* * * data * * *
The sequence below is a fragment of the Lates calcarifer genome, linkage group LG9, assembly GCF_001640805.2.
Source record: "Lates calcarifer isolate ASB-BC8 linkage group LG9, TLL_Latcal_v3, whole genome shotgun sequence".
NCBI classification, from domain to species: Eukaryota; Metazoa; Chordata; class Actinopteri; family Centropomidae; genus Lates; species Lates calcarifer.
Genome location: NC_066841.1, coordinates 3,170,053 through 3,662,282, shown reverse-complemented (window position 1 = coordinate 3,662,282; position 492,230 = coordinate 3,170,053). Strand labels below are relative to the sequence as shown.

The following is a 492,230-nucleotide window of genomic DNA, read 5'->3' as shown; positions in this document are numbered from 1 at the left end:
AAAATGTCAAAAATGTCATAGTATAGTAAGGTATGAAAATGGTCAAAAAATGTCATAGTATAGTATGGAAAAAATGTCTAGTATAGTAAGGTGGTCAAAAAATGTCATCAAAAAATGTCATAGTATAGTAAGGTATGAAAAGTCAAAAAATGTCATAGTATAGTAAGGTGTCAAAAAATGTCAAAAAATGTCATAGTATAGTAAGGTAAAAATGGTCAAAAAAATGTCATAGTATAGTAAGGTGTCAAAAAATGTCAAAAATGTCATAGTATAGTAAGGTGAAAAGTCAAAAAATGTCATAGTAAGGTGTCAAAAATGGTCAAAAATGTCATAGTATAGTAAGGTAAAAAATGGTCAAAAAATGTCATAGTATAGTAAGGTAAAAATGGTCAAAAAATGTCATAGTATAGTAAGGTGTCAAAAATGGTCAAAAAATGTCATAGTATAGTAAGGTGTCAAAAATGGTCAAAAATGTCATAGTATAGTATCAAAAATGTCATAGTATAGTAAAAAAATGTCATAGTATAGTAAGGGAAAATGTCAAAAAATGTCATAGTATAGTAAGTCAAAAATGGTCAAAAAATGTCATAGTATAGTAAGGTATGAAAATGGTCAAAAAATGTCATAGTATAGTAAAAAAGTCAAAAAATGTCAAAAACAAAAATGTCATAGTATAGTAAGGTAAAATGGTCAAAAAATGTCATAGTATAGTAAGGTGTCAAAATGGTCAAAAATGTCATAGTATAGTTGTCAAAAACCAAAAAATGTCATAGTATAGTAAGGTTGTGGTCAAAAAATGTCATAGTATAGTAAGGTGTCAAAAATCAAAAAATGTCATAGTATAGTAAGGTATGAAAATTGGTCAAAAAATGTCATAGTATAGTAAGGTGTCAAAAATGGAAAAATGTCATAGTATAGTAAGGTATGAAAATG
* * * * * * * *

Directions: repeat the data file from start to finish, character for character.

The sequence below is a fragment of the Lates calcarifer genome, linkage group LG9, assembly GCF_001640805.2.
Source record: "Lates calcarifer isolate ASB-BC8 linkage group LG9, TLL_Latcal_v3, whole genome shotgun sequence".
NCBI classification, from domain to species: Eukaryota; Metazoa; Chordata; class Actinopteri; family Centropomidae; genus Lates; species Lates calcarifer.
Genome location: NC_066841.1, coordinates 3,170,053 through 3,662,282, shown reverse-complemented (window position 1 = coordinate 3,662,282; position 492,230 = coordinate 3,170,053). Strand labels below are relative to the sequence as shown.

The following is a 492,230-nucleotide window of genomic DNA, read 5'->3' as shown; positions in this document are numbered from 1 at the left end:
AAAATGTCAAAAATGTCATAGTATAGTAAGGTATGAAAATGGTCAAAAAATGTCATAGTATAGTATGGAAAAAATGTCTAGTATAGTAAGGTGGTCAAAAAATGTCATCAAAAAATGTCATAGTATAGTAAGGTATGAAAAGTCAAAAAATGTCATAGTATAGTAAGGTGTCAAAAAATGTCAAAAAATGTCATAGTATAGTAAGGTAAAAATGGTCAAAAAAATGTCATAGTATAGTAAGGTGTCAAAAAATGTCAAAAATGTCATAGTATAGTAAGGTGAAAAGTCAAAAAATGTCATAGTAAGGTGTCAAAAATGGTCAAAAATGTCATAGTATAGTAAGGTAAAAAATGGTCAAAAAATGTCATAGTATAGTAAGGTAAAAATGGTCAAAAAATGTCATAGTATAGTAAGGTGTCAAAAATGGTCAAAAAATGTCATAGTATAGTAAGGTGTCAAAAATGGTCAAAAATGTCATAGTATAGTATCAAAAATGTCATAGTATAGTAAAAAAATGTCATAGTATAGTAAGGGAAAATGTCAAAAAATGTCATAGTATAGTAAGTCAAAAATGGTCAAAAAATGTCATAGTATAGTAAGGTATGAAAATGGTCAAAAAATGTCATAGTATAGTAAAAAAGTCAAAAAATGTCAAAAACAAAAATGTCATAGTATAGTAAGGTAAAATGGTCAAAAAATGTCATAGTATAGTAAGGTGTCAAAATGGTCAAAAATGTCATAGTATAGTTGTCAAAAACCAAAAAATGTCATAGTATAGTAAGGTTGTGGTCAAAAAATGTCATAGTATAGTAAGGTGTCAAAAATCAAAAAATGTCATAGTATAGTAAGGTATGAAAATTGGTCAAAAAATGTCATAGTATAGTAAGGTGTCAAAAATGGAAAAATGTCATAGTATAGTAAGGTATGAAAATG